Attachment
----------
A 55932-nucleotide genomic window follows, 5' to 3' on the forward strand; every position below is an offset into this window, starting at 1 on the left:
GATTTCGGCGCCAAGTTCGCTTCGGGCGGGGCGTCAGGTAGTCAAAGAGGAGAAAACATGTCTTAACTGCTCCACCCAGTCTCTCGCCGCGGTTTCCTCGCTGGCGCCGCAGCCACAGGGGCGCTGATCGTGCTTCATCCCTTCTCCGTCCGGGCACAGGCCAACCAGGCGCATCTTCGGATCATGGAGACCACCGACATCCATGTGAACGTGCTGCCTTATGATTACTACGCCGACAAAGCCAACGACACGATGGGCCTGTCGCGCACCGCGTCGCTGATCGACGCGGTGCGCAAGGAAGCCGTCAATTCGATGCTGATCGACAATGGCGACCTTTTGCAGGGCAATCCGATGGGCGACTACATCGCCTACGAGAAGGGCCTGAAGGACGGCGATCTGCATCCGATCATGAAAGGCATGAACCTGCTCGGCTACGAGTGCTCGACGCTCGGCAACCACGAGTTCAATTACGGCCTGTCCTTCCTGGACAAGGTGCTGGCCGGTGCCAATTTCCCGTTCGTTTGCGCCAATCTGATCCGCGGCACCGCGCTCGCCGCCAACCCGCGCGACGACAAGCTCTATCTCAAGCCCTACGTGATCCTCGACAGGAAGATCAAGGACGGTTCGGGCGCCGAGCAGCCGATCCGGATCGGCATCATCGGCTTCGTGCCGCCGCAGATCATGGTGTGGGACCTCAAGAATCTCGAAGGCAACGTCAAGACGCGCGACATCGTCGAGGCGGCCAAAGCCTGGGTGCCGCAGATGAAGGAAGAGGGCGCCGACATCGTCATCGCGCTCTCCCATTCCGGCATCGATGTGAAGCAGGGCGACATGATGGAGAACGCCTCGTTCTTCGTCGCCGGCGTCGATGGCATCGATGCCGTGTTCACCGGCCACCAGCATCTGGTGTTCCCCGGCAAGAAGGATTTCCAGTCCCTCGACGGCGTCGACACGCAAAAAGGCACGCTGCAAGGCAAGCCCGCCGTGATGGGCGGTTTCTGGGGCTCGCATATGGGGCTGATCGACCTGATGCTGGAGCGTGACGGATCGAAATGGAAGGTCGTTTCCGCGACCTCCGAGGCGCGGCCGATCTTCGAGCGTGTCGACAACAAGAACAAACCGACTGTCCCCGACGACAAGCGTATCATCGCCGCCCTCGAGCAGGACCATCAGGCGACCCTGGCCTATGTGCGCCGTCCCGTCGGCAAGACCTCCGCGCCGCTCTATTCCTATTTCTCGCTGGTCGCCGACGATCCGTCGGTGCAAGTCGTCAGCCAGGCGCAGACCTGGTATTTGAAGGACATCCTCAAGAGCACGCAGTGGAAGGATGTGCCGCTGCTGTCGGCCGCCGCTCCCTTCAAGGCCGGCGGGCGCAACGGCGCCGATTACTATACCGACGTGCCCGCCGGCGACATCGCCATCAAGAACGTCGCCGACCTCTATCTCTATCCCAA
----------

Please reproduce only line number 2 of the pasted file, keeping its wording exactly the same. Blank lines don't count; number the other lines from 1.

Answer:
GATTTCGGCGCCAAGTTCGCTTCGGGCGGGGCGTCAGGTAGTCAAAGAGGAGAAAACATGTCTTAACTGCTCCACCCAGTCTCTCGCCGCGGTTTCCTCGCTGGCGCCGCAGCCACAGGGGCGCTGATCGTGCTTCATCCCTTCTCCGTCCGGGCACAGGCCAACCAGGCGCATCTTCGGATCATGGAGACCACCGACATCCATGTGAACGTGCTGCCTTATGATTACTACGCCGACAAAGCCAACGACACGATGGGCCTGTCGCGCACCGCGTCGCTGATCGACGCGGTGCGCAAGGAAGCCGTCAATTCGATGCTGATCGACAATGGCGACCTTTTGCAGGGCAATCCGATGGGCGACTACATCGCCTACGAGAAGGGCCTGAAGGACGGCGATCTGCATCCGATCATGAAAGGCATGAACCTGCTCGGCTACGAGTGCTCGACGCTCGGCAACCACGAGTTCAATTACGGCCTGTCCTTCCTGGACAAGGTGCTGGCCGGTGCCAATTTCCCGTTCGTTTGCGCCAATCTGATCCGCGGCACCGCGCTCGCCGCCAACCCGCGCGACGACAAGCTCTATCTCAAGCCCTACGTGATCCTCGACAGGAAGATCAAGGACGGTTCGGGCGCCGAGCAGCCGATCCGGATCGGCATCATCGGCTTCGTGCCGCCGCAGATCATGGTGTGGGACCTCAAGAATCTCGAAGGCAACGTCAAGACGCGCGACATCGTCGAGGCGGCCAAAGCCTGGGTGCCGCAGATGAAGGAAGAGGGCGCCGACATCGTCATCGCGCTCTCCCATTCCGGCATCGATGTGAAGCAGGGCGACATGATGGAGAACGCCTCGTTCTTCGTCGCCGGCGTCGATGGCATCGATGCCGTGTTCACCGGCCACCAGCATCTGGTGTTCCCCGGCAAGAAGGATTTCCAGTCCCTCGACGGCGTCGACACGCAAAAAGGCACGCTGCAAGGCAAGCCCGCCGTGATGGGCGGTTTCTGGGGCTCGCATATGGGGCTGATCGACCTGATGCTGGAGCGTGACGGATCGAAATGGAAGGTCGTTTCCGCGACCTCCGAGGCGCGGCCGATCTTCGAGCGTGTCGACAACAAGAACAAACCGACTGTCCCCGACGACAAGCGTATCATCGCCGCCCTCGAGCAGGACCATCAGGCGACCCTGGCCTATGTGCGCCGTCCCGTCGGCAAGACCTCCGCGCCGCTCTATTCCTATTTCTCGCTGGTCGCCGACGATCCGTCGGTGCAAGTCGTCAGCCAGGCGCAGACCTGGTATTTGAAGGACATCCTCAAGAGCACGCAGTGGAAGGATGTGCCGCTGCTGTCGGCCGCCGCTCCCTTCAAGGCCGGCGGGCGCAACGGCGCCGATTACTATACCGACGTGCCCGCCGGCGACATCGCCATCAAGAACGTCGCCGACCTCTATCTCTATCCCAA